Edward Miner Gallaudet

Founder of Gallaudet University Edward Miner Gallaudet


With A mi Patria, I also gave Gallaudet’s Library a copy of “Collection Building: Filipiniana,” the last book I published on my brother’s compilation of writings on Filipiniana.


[L to R]: Tessie Juan, Even Dominguez, Diana Moore, MM; Behind are Angel Villafuerte, my niece Oying Villafuerte and nephew, Ronnie Medina

Gallaudet Souvenir

Souvenir from Gallaudet University Library and Archives

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Silent O and Ultimo A Now in Gallaudet Univ Library

July 10, 2012

Last week, Ms. Diana Gates Moore, Gallaudet University Deaf Collection & Instruction Librarian acknowledged the receipt of Silent Odyssey, my docu on Deaf Filipinos, and Mi Ultimo Adios, the first-ever translation of Dr. Jose Rizal’s last poem in Filipino Sign Language. Now I feel secure about the copies of my work. Burning of our house into ashes in 1998 continue to make me insecure as I live in a crowded place in Pasay City.

At the same time, I am also happy that researchers from the U.S. who want to learn about the plight of the Deaf in the Philippines can now have access to them especially, Silent O, which is the first feature-length docu on Deaf Pinoys. There used to be some students from the U.S. who have asked me for copies. Now, they can go to Gallaudet U for their viewing when they are ready for issue by their students.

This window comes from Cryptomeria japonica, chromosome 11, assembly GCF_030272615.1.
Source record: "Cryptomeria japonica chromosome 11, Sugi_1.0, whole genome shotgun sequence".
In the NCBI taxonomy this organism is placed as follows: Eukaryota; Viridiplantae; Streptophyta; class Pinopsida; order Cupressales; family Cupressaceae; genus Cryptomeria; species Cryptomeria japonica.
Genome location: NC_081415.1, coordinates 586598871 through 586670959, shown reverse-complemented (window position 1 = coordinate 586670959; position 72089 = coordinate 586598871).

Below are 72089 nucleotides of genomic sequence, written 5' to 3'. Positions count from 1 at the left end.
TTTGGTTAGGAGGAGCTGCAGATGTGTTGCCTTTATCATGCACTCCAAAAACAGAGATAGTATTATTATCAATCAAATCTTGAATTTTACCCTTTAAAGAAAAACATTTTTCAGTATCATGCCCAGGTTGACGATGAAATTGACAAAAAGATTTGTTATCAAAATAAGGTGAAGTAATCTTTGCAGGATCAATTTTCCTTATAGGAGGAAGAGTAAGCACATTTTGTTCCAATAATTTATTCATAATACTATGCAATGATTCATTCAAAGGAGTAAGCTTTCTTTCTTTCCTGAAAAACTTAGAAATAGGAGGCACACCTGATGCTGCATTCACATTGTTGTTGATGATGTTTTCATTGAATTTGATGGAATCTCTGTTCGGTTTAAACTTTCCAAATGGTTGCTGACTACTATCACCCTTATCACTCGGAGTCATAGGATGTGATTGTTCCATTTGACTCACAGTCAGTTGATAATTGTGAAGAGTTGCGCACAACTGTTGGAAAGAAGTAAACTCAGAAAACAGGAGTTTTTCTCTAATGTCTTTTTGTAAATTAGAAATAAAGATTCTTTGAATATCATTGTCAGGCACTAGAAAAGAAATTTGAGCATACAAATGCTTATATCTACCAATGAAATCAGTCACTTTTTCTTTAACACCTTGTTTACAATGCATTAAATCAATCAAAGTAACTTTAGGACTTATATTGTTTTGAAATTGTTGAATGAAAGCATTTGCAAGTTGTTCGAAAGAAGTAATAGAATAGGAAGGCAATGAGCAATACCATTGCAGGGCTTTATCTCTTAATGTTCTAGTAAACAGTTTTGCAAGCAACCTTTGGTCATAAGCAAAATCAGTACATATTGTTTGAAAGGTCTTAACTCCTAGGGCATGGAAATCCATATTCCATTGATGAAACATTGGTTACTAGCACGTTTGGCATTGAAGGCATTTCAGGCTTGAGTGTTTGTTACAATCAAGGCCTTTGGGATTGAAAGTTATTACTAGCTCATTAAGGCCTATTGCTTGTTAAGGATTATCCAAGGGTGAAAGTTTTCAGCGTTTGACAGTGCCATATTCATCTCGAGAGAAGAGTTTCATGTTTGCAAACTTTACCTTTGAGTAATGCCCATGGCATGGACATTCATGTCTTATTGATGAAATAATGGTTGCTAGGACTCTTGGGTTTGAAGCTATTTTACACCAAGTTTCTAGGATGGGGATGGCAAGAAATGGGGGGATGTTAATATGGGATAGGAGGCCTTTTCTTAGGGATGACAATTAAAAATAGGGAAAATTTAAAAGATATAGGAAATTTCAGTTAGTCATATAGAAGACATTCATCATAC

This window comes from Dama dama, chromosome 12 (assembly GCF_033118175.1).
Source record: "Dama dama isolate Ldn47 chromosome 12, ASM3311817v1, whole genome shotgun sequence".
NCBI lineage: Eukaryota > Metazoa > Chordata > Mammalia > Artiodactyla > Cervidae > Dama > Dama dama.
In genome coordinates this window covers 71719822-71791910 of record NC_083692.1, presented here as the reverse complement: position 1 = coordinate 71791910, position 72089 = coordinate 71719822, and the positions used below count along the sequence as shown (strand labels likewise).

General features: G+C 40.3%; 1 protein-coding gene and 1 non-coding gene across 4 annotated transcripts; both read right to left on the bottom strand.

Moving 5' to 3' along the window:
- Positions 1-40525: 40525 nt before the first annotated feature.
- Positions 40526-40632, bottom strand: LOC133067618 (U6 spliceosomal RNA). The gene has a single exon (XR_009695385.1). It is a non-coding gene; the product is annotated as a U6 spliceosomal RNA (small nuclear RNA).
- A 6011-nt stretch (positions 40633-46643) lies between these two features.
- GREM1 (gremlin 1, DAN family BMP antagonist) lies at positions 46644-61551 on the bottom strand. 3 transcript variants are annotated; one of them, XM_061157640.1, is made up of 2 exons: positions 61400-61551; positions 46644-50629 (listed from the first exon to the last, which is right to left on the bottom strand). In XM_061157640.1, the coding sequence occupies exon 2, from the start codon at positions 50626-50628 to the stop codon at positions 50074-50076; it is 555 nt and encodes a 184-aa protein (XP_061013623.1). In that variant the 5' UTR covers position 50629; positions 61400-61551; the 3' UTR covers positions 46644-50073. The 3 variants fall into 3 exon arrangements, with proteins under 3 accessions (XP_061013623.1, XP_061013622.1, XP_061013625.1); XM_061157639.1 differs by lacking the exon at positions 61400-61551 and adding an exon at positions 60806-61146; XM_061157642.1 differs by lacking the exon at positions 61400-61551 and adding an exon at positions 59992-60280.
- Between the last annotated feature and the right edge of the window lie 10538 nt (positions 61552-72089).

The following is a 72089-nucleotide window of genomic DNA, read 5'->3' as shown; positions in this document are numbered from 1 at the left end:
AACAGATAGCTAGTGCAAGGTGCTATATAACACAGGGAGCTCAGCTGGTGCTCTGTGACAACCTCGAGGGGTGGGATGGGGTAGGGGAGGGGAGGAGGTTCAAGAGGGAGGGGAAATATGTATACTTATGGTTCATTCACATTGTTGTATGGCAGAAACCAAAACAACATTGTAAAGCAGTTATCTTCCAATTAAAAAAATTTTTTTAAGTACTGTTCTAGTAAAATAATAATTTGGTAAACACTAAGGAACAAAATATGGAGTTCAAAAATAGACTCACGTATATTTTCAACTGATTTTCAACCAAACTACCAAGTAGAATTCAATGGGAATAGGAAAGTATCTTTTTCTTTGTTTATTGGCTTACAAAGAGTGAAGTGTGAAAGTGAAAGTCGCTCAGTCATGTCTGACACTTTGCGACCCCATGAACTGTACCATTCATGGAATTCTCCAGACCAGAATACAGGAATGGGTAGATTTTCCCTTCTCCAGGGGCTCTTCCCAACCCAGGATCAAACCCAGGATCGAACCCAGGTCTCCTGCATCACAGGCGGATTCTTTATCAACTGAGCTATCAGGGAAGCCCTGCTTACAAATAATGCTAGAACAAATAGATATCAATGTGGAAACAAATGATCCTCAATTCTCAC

Violation or I would say, taking advantage of my trust and confidence led to multiplication and selling online of my first historical documentary on the life of Filipinos before the War in the Island of Corregidor entitled Tiga-Isla by a foreigner who have no respect for another person’s rights.  That experience made me somewhat paranoid and led to losing my confidence on people whom I do not really know. Persons with no delicadeza or kapalmuks doing that have no respect for intellectual property rights. They just think of their own pockets at the expense of their “poor”, literally poor victims. And to think that that person is a lawyer, is really quite appalling.

[Note: I met Ms. Moore at Gallaudet University with my relatives the following year. Click to see photos with Ms. Moore]